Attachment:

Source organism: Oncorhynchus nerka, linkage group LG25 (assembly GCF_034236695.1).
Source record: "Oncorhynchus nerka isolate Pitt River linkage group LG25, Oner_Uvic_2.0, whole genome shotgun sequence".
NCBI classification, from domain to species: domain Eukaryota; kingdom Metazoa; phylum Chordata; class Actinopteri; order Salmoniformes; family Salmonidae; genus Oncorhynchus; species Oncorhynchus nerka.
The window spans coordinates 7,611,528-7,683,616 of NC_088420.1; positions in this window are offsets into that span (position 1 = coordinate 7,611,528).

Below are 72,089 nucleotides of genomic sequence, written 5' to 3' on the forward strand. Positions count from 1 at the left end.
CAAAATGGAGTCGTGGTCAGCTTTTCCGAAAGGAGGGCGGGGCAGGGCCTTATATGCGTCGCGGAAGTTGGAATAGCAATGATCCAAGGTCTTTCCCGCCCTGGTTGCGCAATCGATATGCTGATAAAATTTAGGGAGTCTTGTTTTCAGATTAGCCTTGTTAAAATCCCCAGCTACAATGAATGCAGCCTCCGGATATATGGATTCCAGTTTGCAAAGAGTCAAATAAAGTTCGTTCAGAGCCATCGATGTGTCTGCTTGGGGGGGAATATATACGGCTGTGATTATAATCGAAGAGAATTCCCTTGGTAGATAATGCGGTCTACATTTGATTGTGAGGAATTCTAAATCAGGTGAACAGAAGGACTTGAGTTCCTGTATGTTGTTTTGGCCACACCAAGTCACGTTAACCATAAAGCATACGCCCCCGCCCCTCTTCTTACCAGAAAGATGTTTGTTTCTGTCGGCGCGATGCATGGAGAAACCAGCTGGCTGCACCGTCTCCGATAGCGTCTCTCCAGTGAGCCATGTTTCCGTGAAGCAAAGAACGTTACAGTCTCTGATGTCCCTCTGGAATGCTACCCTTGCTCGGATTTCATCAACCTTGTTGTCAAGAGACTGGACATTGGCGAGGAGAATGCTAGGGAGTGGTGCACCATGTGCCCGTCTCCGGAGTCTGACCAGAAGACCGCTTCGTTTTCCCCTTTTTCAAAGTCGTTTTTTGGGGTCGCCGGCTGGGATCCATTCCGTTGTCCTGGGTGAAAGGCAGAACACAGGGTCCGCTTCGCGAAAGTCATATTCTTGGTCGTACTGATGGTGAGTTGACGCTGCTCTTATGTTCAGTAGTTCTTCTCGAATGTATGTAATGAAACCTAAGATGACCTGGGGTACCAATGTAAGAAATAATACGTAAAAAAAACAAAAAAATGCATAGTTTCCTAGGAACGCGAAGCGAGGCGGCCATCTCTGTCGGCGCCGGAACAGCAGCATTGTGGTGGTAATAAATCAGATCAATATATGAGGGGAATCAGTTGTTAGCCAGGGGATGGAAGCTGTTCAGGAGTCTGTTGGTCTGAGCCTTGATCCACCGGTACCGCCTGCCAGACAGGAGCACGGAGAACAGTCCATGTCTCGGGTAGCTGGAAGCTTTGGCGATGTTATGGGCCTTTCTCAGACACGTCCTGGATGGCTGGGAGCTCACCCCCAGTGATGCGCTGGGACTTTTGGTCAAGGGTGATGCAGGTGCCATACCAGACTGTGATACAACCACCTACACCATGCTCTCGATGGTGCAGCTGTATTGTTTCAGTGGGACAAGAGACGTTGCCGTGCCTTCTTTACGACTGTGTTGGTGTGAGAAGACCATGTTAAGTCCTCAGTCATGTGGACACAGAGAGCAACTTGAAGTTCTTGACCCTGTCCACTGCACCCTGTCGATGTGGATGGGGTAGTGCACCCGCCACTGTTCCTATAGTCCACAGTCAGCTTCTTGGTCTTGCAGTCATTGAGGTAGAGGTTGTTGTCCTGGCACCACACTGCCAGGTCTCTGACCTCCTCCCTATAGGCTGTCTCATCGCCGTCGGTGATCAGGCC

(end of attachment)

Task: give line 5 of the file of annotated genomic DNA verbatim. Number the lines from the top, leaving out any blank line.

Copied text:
Below are 72,089 nucleotides of genomic sequence, written 5' to 3' on the forward strand. Positions count from 1 at the left end.